CNBC reports that it could take hospitals 12 to 18 months to recover their normal operating margins after COVID-19. While there could be pent-up demand for non-essential procedures after COVID-19, patients may still be apprehensive about returning to hospitals and physician offices. An outlook for the US healthcare industry has been provided below.

Predictions on Finances/ Revenue

  • In the midst of COVID-19, hospitals in the U.S. lose millions of dollars daily and according to CNBC, it could take 12 to 18 months to recover the 1% to 2% operating margin that the average not-for-profit hospital system was running at. Furthermore, it could take three to four years to make up the revenue that has been lost due to the pandemic.
  • Advisory Board estimates that over the next few months, a single COVID-19 admission will generate $15,000 in revenue for hospitals. Moreover, COVID-19 cases are expected to cover variable expenses and produce a positive contribution margin. However, this margin may be eroded by COVID-19-related expenses.
  • According to Managed Healthcare Executive, hospitals can be grouped into three categories financially: those that are extremely damaged with limited strategic options for the future; those that are fairly damaged and will have to do a lot of work; and those that are relatively intact. Small hospitals or systems will likely be in the extremely damaged group, and some will need to look for partners to survive.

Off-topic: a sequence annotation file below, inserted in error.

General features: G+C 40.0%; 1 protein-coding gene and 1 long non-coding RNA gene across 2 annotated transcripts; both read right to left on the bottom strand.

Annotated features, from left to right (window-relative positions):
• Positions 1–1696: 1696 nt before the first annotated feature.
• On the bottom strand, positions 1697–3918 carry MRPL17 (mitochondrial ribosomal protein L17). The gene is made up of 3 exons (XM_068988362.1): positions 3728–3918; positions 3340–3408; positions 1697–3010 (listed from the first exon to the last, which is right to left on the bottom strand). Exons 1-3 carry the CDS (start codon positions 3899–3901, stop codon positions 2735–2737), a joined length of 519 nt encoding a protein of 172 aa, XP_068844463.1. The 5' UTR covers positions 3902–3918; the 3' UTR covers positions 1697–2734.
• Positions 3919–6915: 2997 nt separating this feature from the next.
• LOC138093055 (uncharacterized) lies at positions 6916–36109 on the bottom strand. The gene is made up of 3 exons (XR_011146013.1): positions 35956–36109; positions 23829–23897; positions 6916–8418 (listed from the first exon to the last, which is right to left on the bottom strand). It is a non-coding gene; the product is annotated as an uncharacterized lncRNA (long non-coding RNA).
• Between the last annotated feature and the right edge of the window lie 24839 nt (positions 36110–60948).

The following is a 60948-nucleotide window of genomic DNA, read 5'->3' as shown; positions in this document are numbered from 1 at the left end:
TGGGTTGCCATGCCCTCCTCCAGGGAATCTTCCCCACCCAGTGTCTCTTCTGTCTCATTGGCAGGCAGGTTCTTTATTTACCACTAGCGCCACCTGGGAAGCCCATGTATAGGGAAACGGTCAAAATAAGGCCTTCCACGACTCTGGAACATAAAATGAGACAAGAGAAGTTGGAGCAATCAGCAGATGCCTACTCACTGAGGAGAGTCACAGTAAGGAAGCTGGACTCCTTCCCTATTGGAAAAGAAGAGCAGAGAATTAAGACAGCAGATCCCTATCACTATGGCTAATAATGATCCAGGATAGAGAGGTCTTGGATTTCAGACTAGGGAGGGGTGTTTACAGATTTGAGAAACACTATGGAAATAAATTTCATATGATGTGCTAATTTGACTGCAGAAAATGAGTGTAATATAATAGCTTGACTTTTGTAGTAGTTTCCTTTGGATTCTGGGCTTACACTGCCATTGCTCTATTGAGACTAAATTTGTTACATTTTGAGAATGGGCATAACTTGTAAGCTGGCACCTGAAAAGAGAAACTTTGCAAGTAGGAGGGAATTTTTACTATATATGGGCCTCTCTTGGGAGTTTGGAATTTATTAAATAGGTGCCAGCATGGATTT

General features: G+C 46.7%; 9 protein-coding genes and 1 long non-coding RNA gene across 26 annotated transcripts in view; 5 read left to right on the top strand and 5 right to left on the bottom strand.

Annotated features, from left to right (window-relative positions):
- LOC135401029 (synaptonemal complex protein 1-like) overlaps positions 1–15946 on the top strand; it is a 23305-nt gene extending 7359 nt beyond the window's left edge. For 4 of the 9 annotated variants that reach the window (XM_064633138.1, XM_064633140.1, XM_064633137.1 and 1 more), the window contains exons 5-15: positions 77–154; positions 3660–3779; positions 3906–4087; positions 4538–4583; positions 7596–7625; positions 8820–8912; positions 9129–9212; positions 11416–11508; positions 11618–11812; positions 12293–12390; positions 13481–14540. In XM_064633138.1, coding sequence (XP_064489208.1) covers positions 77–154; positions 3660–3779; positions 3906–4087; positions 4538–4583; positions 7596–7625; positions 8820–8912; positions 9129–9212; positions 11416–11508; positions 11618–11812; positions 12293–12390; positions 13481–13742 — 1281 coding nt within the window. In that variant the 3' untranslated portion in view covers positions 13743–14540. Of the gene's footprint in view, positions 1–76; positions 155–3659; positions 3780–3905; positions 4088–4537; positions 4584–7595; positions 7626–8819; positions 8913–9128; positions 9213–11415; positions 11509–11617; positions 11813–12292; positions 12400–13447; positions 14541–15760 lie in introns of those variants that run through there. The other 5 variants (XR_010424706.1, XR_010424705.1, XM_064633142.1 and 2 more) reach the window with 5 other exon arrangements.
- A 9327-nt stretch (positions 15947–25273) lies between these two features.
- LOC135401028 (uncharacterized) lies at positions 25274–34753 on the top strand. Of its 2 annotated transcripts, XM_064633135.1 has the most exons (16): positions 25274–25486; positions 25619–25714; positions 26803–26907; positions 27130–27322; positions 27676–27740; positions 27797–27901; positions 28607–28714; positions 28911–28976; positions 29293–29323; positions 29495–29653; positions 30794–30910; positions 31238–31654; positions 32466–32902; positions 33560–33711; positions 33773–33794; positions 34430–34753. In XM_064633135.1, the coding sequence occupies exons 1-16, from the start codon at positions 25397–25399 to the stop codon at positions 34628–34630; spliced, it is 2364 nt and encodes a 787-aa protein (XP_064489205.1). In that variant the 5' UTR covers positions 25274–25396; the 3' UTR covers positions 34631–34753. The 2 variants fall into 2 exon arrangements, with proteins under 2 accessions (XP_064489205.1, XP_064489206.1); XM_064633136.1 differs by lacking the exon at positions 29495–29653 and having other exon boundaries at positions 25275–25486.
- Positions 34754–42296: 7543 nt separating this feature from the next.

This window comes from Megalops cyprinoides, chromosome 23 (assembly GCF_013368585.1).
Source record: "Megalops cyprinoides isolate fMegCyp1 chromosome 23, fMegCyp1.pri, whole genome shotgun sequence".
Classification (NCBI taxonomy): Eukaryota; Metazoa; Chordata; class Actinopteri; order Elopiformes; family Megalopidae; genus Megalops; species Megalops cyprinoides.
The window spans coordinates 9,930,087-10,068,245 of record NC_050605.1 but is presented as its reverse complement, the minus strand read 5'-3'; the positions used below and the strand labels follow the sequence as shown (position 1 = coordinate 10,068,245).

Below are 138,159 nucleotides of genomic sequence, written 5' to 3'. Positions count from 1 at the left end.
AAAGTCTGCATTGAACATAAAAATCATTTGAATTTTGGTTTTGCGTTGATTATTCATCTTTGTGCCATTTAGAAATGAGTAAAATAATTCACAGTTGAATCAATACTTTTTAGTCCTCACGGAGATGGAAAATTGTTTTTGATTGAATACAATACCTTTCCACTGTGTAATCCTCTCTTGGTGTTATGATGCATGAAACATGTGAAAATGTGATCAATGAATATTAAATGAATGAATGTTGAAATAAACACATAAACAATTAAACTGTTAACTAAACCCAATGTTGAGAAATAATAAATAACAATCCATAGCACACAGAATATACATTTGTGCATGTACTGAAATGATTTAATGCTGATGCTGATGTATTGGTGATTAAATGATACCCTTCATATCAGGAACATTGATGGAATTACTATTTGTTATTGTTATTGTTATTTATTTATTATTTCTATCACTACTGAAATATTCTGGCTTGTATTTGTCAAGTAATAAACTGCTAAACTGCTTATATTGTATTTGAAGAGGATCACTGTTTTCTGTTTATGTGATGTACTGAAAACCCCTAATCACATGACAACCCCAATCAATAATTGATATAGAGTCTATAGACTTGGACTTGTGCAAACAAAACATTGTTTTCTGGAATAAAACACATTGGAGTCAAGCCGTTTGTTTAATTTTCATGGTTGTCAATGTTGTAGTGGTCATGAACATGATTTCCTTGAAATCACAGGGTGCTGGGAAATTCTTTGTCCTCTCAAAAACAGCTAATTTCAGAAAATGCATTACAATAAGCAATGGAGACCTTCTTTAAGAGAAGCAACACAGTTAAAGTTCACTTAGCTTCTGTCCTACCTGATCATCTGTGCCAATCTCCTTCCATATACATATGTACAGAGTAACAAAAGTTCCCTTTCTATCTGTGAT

• More consolidation is predicted to occur in the US healthcare industry due to the financial challenges brought about by COVID-19. In the past, internal political barriers slowed down consolidation, but these are expected to be broken down as a result of the pandemic.
  • Over the coming months, health system finances are expected to be continually eroded by the economic fallout from the prolonged national shutdown in a variety of ways. Due to the loss of jobs, patients will be shifted from coverage sponsored by their employers to self-pay, insurance exchanges or Medicaid, leading to lower average revenue per case. Employers may also cut back and provide less generous benefits due to the economic downturn, leading to decreased revenue.
  • Healthcare systems that depend heavily on non-operating revenues to sustain their margins face a lot of uncertainty. Philanthropic donations are currently a strong source of this non-operating revenue, but it is not clear whether this generosity will continue after the peak of the pandemic and through the economic challenges that are bound to follow.
  • Medicare's advanced payment program as well as funding from the CARES act and PPP have been responsible for preventing cash flow crises among healthcare systems after the shutdown of essential procedures. However, there is uncertainty on whether the government will continue to extend this support to hospitals as they also have to deal with the needs of several other disrupted sectors.

Predictions on Patient Return for Non-essential Procedures

  • According to Willis Towers Watson, there could be pent-up demand for non-essential procedures as the U.S. reopens in stages. On the other hand, patients may be apprehensive about returning to hospitals and physician offices, and this may temper the utilization of these non-essential services.
  • Deloitte reports that over 80% of patients expect to see their patient visits rescheduled after COVID-19.
  • Shane Giuliani and Urvi Shah from Deloitte Consulting stated that it is likely that many consumers will not revert to the preferences they had before COVID-19, and it is important that healthcare organizations prepare for the future by "building trust and gaining long-term loyalty."